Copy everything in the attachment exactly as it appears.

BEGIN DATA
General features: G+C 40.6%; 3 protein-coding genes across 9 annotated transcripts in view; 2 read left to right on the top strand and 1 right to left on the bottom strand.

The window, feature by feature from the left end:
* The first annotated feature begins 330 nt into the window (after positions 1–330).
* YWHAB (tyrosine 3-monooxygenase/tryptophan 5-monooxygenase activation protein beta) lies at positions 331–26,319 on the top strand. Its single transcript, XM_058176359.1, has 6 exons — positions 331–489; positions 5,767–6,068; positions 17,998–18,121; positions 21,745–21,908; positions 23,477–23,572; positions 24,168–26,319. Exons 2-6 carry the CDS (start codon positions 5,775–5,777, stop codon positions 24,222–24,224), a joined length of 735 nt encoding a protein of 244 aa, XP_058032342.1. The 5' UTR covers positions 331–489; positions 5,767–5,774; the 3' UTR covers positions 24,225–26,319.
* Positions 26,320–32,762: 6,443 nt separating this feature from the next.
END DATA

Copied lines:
General features: G+C 40.6%; 3 protein-coding genes across 9 annotated transcripts in view; 2 read left to right on the top strand and 1 right to left on the bottom strand.

The window, feature by feature from the left end:
* The first annotated feature begins 330 nt into the window (after positions 1–330).
* YWHAB (tyrosine 3-monooxygenase/tryptophan 5-monooxygenase activation protein beta) lies at positions 331–26,319 on the top strand. Its single transcript, XM_058176359.1, has 6 exons — positions 331–489; positions 5,767–6,068; positions 17,998–18,121; positions 21,745–21,908; positions 23,477–23,572; positions 24,168–26,319. Exons 2-6 carry the CDS (start codon positions 5,775–5,777, stop codon positions 24,222–24,224), a joined length of 735 nt encoding a protein of 244 aa, XP_058032342.1. The 5' UTR covers positions 331–489; positions 5,767–5,774; the 3' UTR covers positions 24,225–26,319.
* Positions 26,320–32,762: 6,443 nt separating this feature from the next.